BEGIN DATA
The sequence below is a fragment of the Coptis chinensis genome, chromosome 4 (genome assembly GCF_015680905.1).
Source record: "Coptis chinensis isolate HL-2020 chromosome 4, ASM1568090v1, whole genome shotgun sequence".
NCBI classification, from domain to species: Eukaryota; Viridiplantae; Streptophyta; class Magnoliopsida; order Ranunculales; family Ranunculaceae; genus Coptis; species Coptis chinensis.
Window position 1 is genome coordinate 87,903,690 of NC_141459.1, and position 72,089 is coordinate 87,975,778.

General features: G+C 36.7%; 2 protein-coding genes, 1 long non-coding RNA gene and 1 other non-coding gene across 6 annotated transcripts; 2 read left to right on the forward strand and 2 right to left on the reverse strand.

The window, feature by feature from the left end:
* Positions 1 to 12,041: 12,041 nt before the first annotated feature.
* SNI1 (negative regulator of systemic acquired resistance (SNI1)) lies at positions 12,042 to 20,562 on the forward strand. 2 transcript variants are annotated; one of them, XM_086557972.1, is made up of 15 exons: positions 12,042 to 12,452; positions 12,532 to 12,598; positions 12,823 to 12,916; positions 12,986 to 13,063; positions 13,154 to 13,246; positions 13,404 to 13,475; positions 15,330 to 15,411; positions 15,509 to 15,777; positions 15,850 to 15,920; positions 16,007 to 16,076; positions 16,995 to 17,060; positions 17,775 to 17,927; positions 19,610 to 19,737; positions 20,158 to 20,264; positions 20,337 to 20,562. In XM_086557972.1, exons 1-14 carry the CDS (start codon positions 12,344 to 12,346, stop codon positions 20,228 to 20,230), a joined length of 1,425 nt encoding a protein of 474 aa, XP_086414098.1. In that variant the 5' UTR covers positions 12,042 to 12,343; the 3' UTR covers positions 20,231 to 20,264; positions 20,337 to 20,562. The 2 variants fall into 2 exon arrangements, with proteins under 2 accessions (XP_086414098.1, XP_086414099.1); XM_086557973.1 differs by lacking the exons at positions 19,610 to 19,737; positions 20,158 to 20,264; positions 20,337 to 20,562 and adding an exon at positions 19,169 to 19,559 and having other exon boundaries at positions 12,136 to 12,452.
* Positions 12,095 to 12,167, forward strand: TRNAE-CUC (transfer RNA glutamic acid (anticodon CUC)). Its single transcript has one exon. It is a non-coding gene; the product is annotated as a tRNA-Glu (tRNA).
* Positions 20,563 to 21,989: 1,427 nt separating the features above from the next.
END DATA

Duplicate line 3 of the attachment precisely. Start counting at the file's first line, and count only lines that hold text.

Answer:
NCBI classification, from domain to species: Eukaryota; Viridiplantae; Streptophyta; class Magnoliopsida; order Ranunculales; family Ranunculaceae; genus Coptis; species Coptis chinensis.